Dogs with corkscrew tails have been selectively bred to have a very tightly curled tail. But, because a dog’s tail is an extension of its spinal column, this can create some issues.
In some cases, the spinal column above the tail can become twisted as well, which can create neurological problems.
Because your dog’s spinal cord rests within the spinal column, any twisting of the vertebrae can cause the spinal cord to become damaged.
This damage can result in pain, weakness in your dog’s back legs, and a loss of bladder control.
In other words, your dog can begin to lose the ability to move and control the lower parts of their body because their spinal cord is compressed and damaged.
Even if the curvature does not extend into the spine, your dog can still experience problems.
It is extremely easy for a fawn pug’s tail to become infected, especially if it is not cleaned properly. This infection can cause major pain, and some dogs might even need their tail amputated.
Sadly, pugs appear to be one of the breeds that are most affected by these conditions.
Fawn Pug Puppies
Despite all of these health problems, we understand that you still might be interested in adopting a fawn pug.
If you do decide to adopt a puppy, there are a number of actions you need to take to lower their chances of getting one of these disorders.
Firstly, you should always have your puppy screened for health conditions before adopting it.
You should also only adopt from a reputable breeder and ask specifically about the puppy’s parent’s health.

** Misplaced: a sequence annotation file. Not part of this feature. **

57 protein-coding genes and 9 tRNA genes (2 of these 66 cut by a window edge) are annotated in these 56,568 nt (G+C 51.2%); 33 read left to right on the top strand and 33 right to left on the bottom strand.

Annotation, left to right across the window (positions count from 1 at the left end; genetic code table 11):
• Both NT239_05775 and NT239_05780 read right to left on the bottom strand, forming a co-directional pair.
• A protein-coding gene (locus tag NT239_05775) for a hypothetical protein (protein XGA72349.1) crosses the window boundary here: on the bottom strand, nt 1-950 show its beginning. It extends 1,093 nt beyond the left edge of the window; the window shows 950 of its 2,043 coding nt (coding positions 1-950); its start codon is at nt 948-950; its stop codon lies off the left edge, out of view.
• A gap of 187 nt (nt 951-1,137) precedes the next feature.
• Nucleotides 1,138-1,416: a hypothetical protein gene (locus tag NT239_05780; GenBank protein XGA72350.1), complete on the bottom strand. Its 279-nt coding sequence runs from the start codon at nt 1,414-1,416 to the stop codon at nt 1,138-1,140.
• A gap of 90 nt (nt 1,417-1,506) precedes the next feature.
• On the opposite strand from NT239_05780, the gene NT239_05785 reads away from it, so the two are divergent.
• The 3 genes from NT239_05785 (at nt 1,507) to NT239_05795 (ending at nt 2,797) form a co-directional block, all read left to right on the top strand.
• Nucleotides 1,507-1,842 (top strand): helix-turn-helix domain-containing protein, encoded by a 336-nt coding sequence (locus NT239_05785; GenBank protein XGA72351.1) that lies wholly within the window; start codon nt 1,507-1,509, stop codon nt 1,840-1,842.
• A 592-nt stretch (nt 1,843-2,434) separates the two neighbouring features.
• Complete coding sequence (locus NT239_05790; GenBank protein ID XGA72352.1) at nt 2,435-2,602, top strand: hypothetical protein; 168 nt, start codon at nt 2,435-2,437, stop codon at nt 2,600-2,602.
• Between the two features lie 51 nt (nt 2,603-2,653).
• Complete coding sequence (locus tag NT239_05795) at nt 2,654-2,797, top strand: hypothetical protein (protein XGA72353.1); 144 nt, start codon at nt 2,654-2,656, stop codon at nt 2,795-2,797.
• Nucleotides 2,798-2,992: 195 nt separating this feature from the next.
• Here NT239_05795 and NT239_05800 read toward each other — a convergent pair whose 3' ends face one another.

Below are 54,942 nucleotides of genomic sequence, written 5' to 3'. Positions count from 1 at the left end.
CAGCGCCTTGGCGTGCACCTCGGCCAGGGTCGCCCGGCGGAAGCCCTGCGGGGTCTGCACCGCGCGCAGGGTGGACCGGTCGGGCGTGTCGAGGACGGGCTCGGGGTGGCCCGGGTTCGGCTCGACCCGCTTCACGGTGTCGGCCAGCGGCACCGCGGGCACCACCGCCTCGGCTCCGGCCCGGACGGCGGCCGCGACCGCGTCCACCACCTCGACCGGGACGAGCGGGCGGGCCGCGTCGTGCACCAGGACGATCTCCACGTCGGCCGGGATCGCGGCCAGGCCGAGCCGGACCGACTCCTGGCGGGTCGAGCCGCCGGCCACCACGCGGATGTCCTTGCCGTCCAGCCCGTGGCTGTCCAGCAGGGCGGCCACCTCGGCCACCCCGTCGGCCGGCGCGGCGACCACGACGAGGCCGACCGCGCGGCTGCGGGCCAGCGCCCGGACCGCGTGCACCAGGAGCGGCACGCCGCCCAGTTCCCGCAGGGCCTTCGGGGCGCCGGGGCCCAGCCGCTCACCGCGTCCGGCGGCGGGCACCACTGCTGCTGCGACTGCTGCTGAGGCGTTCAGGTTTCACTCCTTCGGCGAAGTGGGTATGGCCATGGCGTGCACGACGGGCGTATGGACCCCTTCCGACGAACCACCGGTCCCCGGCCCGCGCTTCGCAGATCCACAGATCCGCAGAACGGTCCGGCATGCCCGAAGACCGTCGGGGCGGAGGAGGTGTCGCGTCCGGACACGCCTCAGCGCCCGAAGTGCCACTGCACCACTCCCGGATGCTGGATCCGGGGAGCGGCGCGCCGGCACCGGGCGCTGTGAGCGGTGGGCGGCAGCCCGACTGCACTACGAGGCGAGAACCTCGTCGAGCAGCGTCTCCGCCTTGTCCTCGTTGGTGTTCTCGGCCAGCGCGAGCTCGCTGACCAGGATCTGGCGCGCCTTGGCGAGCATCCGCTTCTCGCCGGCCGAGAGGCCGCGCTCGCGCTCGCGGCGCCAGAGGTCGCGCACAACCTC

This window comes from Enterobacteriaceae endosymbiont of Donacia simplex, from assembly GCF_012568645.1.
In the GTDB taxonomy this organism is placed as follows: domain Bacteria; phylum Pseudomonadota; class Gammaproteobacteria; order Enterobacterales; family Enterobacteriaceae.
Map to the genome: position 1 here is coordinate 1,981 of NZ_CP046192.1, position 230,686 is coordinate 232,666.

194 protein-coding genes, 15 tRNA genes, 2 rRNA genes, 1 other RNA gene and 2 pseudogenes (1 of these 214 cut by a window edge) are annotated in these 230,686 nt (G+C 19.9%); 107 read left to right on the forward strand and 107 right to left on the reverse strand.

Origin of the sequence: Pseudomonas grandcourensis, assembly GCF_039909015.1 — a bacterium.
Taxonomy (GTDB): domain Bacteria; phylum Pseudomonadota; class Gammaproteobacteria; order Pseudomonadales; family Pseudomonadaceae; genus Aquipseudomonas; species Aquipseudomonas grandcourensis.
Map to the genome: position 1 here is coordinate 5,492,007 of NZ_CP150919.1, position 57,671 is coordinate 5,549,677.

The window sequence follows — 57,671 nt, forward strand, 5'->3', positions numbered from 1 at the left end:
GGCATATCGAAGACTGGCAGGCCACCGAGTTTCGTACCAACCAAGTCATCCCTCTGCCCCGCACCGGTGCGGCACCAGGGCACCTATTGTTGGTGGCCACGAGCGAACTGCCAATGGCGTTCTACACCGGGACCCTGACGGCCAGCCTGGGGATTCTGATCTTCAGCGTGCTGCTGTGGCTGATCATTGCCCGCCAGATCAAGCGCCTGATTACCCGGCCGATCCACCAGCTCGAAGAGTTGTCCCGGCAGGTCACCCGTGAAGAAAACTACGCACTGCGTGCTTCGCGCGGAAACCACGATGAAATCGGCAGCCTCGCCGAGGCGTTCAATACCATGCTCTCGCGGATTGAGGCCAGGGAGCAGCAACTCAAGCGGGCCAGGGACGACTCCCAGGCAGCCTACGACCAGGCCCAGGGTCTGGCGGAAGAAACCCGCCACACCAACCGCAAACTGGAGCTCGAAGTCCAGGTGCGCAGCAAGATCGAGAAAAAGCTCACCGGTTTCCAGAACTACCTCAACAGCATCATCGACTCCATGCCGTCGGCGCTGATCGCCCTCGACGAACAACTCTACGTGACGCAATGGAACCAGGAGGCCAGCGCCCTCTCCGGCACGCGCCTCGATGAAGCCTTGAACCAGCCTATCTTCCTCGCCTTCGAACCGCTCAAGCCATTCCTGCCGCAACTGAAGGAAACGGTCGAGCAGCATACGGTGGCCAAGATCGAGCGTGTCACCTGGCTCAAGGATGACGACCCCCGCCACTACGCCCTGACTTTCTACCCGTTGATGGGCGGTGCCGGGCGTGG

Ask whether any of the fawn pug puppy’s near ancestors have experienced any of the disorders we spoke about in this article.
If possible, choose a pug that at least has some semblance of a snout. The shorter the pug’s snout, the more likely they are to have trouble breathing.
Secondly, always choose a dog food that is nutritionally balanced and designed for your pug. A well-balanced diet is the best prevention for nearly every disorder.
Thirdly, always use a harness for your pug. Pugs have a hard time breathing enough as it is, and a leash that restricts their airway will only make their problem worse.
Fawn pugs are adorable, but they are riddled with health problems.
Instead, you should consider adopting a small breed that is healthier, such as a border terrier or whippet.
References and Further Reading
- “Pug Colors” Pug Dog Club of Colors.
- “Rottpugs.” Pedigree Dogs Exposed. 2016.
- Lorenzi, Davide. “Bronchial abnormalities found in a consecutive series of 40 brachycephalic dogs.” Journal of the American Veterinary Medical Association. 2009.
- “Things to think about before buying a flat-faced dog.” Blue Cross for Pets.
- Torrez. “Results of surgical correction of abnormalities associated with brachycephalic airway obstruction syndrome in dogs in Australia.” Veterinary Radiology & Ultrasound. 2018.
- Schlensker. “Prevalence, grading and genetics of hemivertebrae in dogs.”
- Ryan. “Prevalence of thoracic vertebral malformations in French bulldogs, Pugs and English bulldogs with and without associated neurological deficits.” The Veterinary Journal. 2017.